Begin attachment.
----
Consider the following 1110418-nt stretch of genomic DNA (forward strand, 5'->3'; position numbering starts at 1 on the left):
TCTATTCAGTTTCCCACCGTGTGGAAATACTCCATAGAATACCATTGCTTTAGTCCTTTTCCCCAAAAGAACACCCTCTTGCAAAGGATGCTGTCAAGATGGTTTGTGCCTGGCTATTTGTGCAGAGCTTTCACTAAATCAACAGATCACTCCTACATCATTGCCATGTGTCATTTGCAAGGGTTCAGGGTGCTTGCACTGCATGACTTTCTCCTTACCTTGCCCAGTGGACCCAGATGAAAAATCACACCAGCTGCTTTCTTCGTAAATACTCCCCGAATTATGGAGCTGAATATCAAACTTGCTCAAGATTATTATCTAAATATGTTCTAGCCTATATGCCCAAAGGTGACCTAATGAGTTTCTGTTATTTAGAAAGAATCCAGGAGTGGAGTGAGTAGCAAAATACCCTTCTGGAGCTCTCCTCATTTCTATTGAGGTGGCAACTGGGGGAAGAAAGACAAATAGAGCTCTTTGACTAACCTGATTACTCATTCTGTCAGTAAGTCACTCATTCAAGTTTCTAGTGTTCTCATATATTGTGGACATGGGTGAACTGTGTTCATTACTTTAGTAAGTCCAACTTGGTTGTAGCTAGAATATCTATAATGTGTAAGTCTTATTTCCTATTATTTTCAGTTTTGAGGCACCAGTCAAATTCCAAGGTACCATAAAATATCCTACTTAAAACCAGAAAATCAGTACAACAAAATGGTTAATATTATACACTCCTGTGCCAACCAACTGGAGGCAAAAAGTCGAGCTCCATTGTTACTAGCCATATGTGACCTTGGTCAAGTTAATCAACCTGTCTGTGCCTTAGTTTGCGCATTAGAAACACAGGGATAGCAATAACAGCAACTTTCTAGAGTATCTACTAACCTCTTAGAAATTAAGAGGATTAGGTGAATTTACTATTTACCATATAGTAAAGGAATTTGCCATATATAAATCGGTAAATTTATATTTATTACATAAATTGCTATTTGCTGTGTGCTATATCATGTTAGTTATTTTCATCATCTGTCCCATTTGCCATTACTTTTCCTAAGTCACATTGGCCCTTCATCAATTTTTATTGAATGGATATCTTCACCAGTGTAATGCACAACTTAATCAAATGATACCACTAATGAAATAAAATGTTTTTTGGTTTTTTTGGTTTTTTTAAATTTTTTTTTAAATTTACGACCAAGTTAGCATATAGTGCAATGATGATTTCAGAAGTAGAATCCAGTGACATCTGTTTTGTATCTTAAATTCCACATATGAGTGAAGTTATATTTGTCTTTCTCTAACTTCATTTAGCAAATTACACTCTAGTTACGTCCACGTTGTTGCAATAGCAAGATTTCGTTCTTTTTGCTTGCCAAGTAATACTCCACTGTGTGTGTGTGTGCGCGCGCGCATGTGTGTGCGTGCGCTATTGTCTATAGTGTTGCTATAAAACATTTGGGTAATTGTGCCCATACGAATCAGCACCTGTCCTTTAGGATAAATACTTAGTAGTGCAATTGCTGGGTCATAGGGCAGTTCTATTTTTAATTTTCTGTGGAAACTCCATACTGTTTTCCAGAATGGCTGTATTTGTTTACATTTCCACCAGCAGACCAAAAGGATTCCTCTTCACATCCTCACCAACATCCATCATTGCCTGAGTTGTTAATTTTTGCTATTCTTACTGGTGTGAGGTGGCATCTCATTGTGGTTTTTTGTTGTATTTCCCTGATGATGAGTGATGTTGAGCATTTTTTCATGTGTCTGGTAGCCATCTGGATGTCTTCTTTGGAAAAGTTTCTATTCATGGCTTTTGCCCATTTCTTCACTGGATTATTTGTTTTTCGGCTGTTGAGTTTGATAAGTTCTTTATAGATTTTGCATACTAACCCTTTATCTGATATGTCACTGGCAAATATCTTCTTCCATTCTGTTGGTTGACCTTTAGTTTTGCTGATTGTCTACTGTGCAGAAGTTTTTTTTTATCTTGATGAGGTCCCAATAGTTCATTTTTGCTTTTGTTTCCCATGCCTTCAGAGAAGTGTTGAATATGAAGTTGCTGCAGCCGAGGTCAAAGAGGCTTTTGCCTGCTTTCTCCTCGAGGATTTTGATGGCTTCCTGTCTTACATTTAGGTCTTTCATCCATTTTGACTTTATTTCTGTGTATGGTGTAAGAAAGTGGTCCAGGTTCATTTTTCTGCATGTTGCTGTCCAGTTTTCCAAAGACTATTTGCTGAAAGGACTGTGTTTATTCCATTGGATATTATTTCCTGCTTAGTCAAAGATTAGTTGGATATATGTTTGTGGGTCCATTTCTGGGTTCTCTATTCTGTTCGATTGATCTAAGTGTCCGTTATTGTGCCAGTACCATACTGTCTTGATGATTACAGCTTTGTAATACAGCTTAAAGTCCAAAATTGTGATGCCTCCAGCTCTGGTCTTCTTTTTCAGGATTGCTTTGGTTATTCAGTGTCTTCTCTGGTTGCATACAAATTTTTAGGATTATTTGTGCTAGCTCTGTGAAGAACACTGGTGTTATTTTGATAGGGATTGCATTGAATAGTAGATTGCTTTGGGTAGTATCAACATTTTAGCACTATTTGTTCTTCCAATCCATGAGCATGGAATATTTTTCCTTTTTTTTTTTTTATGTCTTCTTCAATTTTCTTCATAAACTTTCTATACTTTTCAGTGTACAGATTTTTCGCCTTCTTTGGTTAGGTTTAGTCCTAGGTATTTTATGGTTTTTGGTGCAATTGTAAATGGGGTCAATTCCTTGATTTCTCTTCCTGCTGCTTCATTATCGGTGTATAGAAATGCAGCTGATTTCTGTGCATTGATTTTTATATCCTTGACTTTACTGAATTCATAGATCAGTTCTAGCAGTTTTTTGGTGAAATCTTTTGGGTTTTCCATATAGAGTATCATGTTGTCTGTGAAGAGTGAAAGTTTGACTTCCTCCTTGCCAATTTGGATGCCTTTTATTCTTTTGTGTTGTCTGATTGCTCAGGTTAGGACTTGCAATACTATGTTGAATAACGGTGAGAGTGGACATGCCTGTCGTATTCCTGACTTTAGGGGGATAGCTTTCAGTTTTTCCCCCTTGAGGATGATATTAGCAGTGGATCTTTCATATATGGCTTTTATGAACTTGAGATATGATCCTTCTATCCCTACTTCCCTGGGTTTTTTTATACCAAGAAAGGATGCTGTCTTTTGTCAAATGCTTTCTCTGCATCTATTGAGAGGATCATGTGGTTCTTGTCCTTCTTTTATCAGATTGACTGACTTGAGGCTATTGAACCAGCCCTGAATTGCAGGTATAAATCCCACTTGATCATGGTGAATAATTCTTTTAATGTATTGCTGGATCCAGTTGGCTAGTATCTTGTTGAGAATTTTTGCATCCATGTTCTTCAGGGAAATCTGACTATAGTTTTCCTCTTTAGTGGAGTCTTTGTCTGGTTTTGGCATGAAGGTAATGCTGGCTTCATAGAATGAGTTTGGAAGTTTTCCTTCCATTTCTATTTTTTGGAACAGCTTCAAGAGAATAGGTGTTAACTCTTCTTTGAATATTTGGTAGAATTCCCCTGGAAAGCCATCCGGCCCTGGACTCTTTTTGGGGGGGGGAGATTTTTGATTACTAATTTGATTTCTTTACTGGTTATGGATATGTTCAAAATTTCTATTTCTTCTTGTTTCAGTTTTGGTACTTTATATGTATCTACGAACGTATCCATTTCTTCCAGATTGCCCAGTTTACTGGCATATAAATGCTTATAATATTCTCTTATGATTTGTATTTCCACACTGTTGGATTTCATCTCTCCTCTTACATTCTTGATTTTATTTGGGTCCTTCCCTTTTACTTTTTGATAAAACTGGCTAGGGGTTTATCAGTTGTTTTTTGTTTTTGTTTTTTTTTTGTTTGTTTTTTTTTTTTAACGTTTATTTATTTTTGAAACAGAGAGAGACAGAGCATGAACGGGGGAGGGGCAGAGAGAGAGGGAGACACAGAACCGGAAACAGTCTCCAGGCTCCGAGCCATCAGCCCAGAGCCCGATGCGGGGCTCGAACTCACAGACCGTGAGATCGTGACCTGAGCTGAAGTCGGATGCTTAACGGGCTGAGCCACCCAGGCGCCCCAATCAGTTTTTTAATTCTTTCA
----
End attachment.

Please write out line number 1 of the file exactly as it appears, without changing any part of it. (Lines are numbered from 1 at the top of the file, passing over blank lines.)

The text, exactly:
Consider the following 1110418-nt stretch of genomic DNA (forward strand, 5'->3'; position numbering starts at 1 on the left):